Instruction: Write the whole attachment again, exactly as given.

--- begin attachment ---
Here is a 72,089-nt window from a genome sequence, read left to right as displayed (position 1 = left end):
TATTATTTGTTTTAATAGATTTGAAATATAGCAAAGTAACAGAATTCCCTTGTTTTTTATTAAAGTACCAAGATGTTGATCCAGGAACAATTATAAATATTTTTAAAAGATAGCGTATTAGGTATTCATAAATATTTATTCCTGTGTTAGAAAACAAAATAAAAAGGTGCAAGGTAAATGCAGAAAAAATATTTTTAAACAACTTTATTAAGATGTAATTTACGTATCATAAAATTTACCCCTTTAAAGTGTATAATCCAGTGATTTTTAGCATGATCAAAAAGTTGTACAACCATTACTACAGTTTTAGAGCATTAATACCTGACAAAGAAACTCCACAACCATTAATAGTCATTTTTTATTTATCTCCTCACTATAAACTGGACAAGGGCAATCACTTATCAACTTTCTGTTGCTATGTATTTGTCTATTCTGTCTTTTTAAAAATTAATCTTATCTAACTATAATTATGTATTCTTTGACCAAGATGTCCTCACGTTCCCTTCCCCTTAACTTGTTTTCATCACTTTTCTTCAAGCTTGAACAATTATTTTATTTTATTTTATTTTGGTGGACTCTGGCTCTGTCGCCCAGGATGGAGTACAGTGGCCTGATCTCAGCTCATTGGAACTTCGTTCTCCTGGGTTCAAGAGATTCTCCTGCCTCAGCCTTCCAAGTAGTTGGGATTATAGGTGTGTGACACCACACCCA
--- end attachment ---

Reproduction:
Here is a 72,089-nt window from a genome sequence, read left to right as displayed (position 1 = left end):
TATTATTTGTTTTAATAGATTTGAAATATAGCAAAGTAACAGAATTCCCTTGTTTTTTATTAAAGTACCAAGATGTTGATCCAGGAACAATTATAAATATTTTTAAAAGATAGCGTATTAGGTATTCATAAATATTTATTCCTGTGTTAGAAAACAAAATAAAAAGGTGCAAGGTAAATGCAGAAAAAATATTTTTAAACAACTTTATTAAGATGTAATTTACGTATCATAAAATTTACCCCTTTAAAGTGTATAATCCAGTGATTTTTAGCATGATCAAAAAGTTGTACAACCATTACTACAGTTTTAGAGCATTAATACCTGACAAAGAAACTCCACAACCATTAATAGTCATTTTTTATTTATCTCCTCACTATAAACTGGACAAGGGCAATCACTTATCAACTTTCTGTTGCTATGTATTTGTCTATTCTGTCTTTTTAAAAATTAATCTTATCTAACTATAATTATGTATTCTTTGACCAAGATGTCCTCACGTTCCCTTCCCCTTAACTTGTTTTCATCACTTTTCTTCAAGCTTGAACAATTATTTTATTTTATTTTATTTTGGTGGACTCTGGCTCTGTCGCCCAGGATGGAGTACAGTGGCCTGATCTCAGCTCATTGGAACTTCGTTCTCCTGGGTTCAAGAGATTCTCCTGCCTCAGCCTTCCAAGTAGTTGGGATTATAGGTGTGTGACACCACACCCA